Ollantaytambo, in the Sacred Valley, Peru, is the jumping off point for those who trek the Inca Trail to Machu Picchu, and those, like us, who catch the train.
Many tourists pass through Ollantaytambo without stopping. I’m glad we opted to stay on for two extra nights —it’s very beautiful.
It was here that Manco Inca staged some of his most dramatic resistance to the conquistadors, famously flooding the valley to stop their advance. And it’s from here that he fled into the jungle to Vilcacamba. (You can read more about this is in the book The Last Days of the Incas.)
Inca ruins dot the surrounding hill tops. The Fortress is the largest and towers above the village. All day lines of tourists snake around the terraces, only emptying out at dusk.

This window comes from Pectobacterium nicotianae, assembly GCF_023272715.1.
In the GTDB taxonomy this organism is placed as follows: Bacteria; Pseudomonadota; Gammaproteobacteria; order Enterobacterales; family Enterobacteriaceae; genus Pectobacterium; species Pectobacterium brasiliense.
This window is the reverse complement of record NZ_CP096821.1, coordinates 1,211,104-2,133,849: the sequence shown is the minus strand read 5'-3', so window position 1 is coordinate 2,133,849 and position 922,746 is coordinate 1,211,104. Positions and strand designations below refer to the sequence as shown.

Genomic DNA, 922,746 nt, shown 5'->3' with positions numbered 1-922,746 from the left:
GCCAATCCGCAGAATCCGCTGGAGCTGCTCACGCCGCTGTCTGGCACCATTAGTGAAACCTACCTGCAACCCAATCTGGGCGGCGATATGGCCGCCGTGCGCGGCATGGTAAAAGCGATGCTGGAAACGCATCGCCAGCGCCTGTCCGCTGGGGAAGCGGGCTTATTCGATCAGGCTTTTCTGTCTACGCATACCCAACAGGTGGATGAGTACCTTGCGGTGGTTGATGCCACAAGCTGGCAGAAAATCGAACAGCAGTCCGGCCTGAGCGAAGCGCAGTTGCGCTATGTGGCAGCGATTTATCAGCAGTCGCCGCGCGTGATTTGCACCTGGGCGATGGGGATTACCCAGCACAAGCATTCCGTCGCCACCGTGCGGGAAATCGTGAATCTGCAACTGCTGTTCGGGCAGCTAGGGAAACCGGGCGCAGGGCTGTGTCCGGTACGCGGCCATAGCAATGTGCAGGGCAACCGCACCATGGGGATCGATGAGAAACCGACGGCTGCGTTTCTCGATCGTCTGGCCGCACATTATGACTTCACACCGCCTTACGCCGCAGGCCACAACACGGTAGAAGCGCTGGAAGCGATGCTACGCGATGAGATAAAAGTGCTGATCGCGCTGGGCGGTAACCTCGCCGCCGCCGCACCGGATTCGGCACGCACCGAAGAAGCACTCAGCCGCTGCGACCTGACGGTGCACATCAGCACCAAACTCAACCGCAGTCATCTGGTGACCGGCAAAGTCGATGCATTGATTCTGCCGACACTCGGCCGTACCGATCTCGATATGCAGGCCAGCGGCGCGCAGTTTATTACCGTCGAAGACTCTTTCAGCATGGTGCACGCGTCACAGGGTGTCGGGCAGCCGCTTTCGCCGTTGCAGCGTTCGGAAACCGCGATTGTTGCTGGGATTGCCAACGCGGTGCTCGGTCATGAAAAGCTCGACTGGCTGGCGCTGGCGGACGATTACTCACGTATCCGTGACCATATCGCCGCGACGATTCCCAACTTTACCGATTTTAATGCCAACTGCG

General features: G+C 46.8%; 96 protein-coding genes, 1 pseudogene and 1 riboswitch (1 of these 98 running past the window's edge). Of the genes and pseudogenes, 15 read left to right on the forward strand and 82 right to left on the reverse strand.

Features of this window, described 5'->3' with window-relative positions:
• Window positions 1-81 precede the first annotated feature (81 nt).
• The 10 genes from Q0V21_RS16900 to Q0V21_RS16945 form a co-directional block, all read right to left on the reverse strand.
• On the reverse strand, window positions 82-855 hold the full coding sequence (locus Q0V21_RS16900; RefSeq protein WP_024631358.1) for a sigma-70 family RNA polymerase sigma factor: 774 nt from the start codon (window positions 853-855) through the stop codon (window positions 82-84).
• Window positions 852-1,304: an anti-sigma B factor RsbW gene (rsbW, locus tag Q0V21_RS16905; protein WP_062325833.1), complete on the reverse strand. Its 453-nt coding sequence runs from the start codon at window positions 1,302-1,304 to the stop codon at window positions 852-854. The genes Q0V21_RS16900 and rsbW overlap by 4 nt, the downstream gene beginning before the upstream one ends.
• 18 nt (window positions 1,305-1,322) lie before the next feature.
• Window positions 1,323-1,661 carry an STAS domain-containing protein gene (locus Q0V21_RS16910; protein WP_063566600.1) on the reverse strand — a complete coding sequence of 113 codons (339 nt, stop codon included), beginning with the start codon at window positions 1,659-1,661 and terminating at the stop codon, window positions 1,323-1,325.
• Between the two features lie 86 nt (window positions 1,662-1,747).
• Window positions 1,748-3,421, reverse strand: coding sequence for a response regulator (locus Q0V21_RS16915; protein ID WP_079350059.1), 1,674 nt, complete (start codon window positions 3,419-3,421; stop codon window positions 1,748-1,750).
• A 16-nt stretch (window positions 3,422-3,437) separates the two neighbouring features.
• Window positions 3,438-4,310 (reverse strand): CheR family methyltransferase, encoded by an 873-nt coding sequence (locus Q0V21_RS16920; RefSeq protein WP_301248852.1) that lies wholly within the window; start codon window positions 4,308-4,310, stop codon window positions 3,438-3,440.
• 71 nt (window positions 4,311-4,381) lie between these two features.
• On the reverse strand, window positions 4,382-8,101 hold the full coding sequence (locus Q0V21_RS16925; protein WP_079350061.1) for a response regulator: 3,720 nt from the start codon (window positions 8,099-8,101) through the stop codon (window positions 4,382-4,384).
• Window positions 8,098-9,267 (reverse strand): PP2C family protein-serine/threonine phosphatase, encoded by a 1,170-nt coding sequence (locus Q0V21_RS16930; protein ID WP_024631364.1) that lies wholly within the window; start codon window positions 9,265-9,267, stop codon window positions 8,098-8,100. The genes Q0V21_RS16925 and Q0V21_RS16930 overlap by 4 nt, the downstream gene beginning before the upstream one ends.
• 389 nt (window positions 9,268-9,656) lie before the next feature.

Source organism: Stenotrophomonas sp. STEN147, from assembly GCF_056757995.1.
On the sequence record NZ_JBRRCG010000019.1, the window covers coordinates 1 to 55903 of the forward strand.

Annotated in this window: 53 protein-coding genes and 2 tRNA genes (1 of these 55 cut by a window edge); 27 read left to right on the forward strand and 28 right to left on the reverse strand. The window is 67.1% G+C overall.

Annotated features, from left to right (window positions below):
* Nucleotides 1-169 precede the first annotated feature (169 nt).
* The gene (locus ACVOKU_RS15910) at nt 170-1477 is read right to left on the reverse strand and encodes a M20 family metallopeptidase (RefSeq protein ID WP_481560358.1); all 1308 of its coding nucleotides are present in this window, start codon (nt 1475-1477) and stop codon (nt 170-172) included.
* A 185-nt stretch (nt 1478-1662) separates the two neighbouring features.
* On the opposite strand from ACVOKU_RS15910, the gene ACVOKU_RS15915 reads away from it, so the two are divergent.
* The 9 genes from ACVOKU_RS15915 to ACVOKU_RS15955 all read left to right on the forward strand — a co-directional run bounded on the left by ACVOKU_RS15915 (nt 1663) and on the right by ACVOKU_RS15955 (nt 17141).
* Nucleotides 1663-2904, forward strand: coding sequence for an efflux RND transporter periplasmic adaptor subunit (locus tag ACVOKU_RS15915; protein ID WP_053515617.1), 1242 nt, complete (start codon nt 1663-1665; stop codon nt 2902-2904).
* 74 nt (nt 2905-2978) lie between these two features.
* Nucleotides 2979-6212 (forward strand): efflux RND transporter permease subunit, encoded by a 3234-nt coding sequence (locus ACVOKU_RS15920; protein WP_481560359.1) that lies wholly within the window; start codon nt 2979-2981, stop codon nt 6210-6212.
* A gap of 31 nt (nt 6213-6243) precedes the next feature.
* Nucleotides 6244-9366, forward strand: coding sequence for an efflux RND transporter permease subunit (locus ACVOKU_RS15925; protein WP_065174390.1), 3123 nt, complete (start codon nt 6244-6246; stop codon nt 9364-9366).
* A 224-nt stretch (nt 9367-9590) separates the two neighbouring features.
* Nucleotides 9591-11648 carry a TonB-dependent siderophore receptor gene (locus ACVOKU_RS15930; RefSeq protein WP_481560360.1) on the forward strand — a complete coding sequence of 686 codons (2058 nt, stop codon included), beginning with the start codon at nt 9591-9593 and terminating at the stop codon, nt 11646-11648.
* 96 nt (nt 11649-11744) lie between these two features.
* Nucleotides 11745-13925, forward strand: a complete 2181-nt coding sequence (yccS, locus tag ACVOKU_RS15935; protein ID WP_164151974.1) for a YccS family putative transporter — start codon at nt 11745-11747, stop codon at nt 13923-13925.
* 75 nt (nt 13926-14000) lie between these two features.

At the end of the day, locals wandered past our guest house towards home.
Around the corner, vendors were still hopeful of a sale, although it was getting late.
This young Mum took her chance for a rest on the doorstep and still managed a smile.
As with any self-respecting tourist town, there are endless opportunities for a little souvenir shopping.
This burro did not want to get off the tray of the truck —he refused to budge. His owners were still there attempting to beguile him out when we passed by again twenty minutes later. I tried my best not to laugh … and wondered if he might be descended from that “first and foremost of all the hacks in the world”—Don Quixote”s Rocinante. (You may laugh at my foolery, but the burros here are descended from the burros of Spain, first brought to South America by the conquistadors.)
As the day came to an end, we stood at the edge of the town, looking up the valley, towards Cusco, and plotted our next day’s adventures.
It was, we agreed, time to get off the beaten track for a while.